Six rounds of 6.5x52 mm fit into the en bloc clip of the Italian M41 Carcano rifle, which dropped free when the last round was fired.
As the 11th Kompanie of SS-Polizei-Regiment Bozen moved in formation down the Via Due Macelli in Rome’s Municipio I in the afternoon of March 23, 1944, the men were singing a German marching song. They did this purposely in an effort to present a conspicuous and intimidating police presence in the city. Just six months prior, King Victor Emmanuel III had ousted Benito Mussolini, replaced him with Marshal Pietro Badoglio, and signed an armistice with the Allies. In the south, Badoglio’s Italian Co-Belligerent Army fought alongside U.S. forces, but in the north, the Third Reich took over what had once been territory belonging to its former Axis partner. This included annexation of a German-speaking province of Northern Italy called South Tyrol, which is where the men of SS-Polizei-Regiment Bozen came from. They were veterans of the Italian Army who now wore German uniforms as they patrolled the streets of Rome to suppress a resistance movement known to be operating there.
After passing through the Largo Del Tritone, the men of the 11th Kompanie continued along the Via Del Traforo, then turned left and started up the Via Rasella, a narrow, 850-foot-long cobblestone street leading uphill to the Palazzo Baberini. They did not know they were walking into an ambush. Half way up the hill, the column began passing a rubbish cart—it did not arouse suspicion because civilians were nearby going about their daily business. But an improvised explosive device concealed in the cart detonated violently, killing 28 of the SS policemen instantly. Five more would eventually succumb to their wounds. As the smoke cleared from the blast, 16 members of the “GAP” (Gruppi di Azione Patriottica or Patriotic Action Group), launched a brief attack, then faded into the crowd. A brutal overreaction followed in the aftermath: members of the Polizia dell’Africa Italiana (the PAI) and the Guardia di Finanza (the GdF) began to patrol the neighborhood around the Via Rasella rounding up civilians. The survivors of SS-Polizei-Regiment Bozen then began shooting indiscriminately at windows on the upper floors of the buildings lining the street. Although they wore German uniforms and helmets, these men were not armed with German rifles: they were armed with the Fucile Modello 1941, also known as the Italian M41 Carcano rifle.
In 1891, the Italians adopted one of the most advanced rifles in the world in the form of Salvatore Carcano’s Fucile Modello 1891. It was developed to provide a smokeless-powder repeater to replace Italy’s obsolete large-bore, blackpowder, single-shot rifles. The system was built around the new 6.5x52 mm rimless bottleneck cartridge that was first powered by Alfred Nobel’s Ballistite propellant and later the lower-flame-temperature propellant, solenite. The use of a new and innovative gain-twist-rifling pattern preserved barrel life by gradually accelerating the 162-grain, round-nosed bullet’s annular momentum over the length of the rifle’s 30.7-inch barrel. Another innovative feature that put the Fucile Modello 1891 at the cutting edge of small-arms design in the late 19th century was its Mannlicher-style internal magazine. Feeding from a six-shot en bloc clip, the design loaded from the top of the action, with ejection of the empty clip through the bottom once empty.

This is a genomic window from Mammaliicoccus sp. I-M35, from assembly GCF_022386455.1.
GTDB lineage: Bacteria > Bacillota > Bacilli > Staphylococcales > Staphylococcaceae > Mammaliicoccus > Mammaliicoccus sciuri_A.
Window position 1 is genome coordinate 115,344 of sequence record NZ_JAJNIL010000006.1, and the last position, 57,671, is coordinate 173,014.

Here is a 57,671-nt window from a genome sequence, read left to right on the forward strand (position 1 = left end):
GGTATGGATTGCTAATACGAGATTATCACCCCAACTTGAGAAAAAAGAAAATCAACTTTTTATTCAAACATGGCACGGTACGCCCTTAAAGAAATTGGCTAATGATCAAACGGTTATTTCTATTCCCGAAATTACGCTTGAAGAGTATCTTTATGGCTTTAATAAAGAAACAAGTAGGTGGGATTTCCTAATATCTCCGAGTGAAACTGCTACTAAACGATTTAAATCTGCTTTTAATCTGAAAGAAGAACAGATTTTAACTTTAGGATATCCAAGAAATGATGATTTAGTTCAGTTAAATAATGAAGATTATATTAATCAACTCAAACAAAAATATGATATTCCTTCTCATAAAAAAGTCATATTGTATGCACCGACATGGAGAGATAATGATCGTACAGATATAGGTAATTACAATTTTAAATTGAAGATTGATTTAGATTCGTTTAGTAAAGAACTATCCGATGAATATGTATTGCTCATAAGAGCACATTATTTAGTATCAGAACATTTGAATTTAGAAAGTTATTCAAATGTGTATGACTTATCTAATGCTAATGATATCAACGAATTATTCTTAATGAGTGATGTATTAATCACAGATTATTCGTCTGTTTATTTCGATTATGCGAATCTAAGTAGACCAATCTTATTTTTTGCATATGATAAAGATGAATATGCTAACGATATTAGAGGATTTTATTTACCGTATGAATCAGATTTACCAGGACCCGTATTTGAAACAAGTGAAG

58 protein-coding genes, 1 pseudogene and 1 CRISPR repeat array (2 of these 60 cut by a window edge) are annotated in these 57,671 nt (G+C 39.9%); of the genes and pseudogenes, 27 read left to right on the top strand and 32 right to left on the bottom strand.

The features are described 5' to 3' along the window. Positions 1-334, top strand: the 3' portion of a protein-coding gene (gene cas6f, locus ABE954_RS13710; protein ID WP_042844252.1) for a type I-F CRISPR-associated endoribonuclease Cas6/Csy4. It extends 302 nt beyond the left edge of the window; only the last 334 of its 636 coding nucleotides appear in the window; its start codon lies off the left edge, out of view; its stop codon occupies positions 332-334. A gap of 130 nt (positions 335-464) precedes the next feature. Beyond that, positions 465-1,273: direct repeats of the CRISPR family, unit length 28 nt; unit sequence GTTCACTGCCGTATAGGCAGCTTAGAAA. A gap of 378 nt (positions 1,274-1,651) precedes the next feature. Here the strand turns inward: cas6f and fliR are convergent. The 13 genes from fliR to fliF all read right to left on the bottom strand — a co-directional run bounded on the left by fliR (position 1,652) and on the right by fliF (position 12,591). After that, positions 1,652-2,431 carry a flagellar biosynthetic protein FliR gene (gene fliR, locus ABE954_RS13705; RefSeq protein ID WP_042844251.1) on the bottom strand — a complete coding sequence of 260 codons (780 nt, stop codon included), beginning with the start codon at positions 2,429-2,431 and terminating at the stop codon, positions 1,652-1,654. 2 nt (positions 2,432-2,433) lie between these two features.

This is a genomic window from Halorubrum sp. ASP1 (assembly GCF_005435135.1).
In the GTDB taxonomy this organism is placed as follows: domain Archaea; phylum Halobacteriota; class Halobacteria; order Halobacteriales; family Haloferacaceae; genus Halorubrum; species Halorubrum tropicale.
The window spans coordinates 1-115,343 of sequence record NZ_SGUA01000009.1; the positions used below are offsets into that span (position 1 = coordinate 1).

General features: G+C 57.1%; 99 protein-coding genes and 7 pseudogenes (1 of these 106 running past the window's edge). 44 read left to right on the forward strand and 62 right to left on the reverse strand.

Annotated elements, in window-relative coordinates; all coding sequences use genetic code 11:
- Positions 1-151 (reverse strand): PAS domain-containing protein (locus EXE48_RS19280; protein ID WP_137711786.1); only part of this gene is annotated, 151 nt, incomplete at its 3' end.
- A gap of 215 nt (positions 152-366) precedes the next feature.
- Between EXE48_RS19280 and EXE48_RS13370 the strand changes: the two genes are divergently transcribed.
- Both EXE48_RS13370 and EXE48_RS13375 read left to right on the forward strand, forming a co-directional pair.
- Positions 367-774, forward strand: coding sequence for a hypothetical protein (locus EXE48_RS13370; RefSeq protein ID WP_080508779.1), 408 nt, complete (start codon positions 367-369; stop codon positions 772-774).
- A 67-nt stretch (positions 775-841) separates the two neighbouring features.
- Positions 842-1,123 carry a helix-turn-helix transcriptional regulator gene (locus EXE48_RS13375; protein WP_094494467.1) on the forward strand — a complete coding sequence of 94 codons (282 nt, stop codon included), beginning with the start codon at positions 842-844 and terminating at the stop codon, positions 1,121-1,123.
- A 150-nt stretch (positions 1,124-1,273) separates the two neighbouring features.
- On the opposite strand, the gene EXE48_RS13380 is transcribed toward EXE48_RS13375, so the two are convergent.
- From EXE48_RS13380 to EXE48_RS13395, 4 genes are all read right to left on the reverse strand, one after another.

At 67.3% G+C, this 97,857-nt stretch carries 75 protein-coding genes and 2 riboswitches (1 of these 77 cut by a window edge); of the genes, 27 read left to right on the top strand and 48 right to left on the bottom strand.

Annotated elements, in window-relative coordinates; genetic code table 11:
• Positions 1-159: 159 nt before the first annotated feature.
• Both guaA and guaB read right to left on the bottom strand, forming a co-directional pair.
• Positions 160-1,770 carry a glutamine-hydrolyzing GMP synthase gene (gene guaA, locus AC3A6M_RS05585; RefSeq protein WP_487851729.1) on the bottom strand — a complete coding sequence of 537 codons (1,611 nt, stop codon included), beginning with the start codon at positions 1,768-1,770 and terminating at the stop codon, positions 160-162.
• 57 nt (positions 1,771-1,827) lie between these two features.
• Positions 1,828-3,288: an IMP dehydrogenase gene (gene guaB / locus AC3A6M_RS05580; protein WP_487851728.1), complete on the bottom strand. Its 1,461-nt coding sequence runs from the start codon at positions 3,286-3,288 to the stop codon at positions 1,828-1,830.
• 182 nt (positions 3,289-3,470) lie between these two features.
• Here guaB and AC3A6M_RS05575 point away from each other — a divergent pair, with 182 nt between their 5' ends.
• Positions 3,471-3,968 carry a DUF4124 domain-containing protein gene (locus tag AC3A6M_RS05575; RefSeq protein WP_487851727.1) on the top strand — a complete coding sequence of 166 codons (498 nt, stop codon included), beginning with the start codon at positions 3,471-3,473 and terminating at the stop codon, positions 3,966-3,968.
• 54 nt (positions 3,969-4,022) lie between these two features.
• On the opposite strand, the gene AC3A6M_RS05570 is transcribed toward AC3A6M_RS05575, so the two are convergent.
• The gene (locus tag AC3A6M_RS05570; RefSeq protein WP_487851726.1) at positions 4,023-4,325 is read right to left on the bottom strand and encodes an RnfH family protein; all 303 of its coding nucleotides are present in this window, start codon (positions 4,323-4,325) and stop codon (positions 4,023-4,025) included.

The Model 1891 Carcano rifle was such a successful design that it served the Kingdom of Italy through the Boxer Rebellion, the Italo-Turkish War and World War I. The basic design was so robust that it was adapted to various carbine models that likewise enjoyed success. By the late 1930s, though, the Italian military wanted a short rifle version of the Carcano equipped with fixed rear sights and capable of firing a bigger, heavier bullet. To that end, the Fucile Modello 91/38 was developed with a 21.06-inch barrel that was at first chambered in 6.5x52 mm, but then also the new 7.35x51 mm cartridge. In the end though, the Italians began to regret this choice. The logistical challenges associated with converting over to the new caliber were just too great, and the concept of a non-adjustable sight on what was effectively a carbine proved impractical. For this reason, the old 50.6-inch-long 1891 Carcano rifle in 6.5x52 mm was briefly brought back into production, but this strained manufacturing resources at a critical time. That is when yet another variation on the Carcano carbine was born.
This one was basically just an 1891 Carcano rifle in 6.5x52 mm that was 4 inches shorter and used a carbine-style, adjustable rear sight. It was adopted as the Fucile Modello 1941, or the M41 Carcano rifle, and it was just what the doctor ordered, but it entered service during the final two years of Italy’s tragic experience with fascism. After the armistice of September 1943, the Model 1941 Carcano briefly served the ambitions of Nazi Germany in the hands of SS-Polizei-Regiment Bozen. On March 23, 1944 when the Roman resistance set off a bomb that killed 33 men from that regiment’s 11th Kompanie, the 1941 Carcano rifle was there. It can be seen arming SS policemen in a series of now infamous photographs taken just minutes after the blast. Those same SS policemen used the 1941 Carcano rifle to menace Roman civilians at bayonet point, and shoot-up the windows of almost every apartment along the Via Rasella. To this day, bullet damage can be seen there—a vivid reminder of a dark chapter in the history of one of the finest military rifles of all time.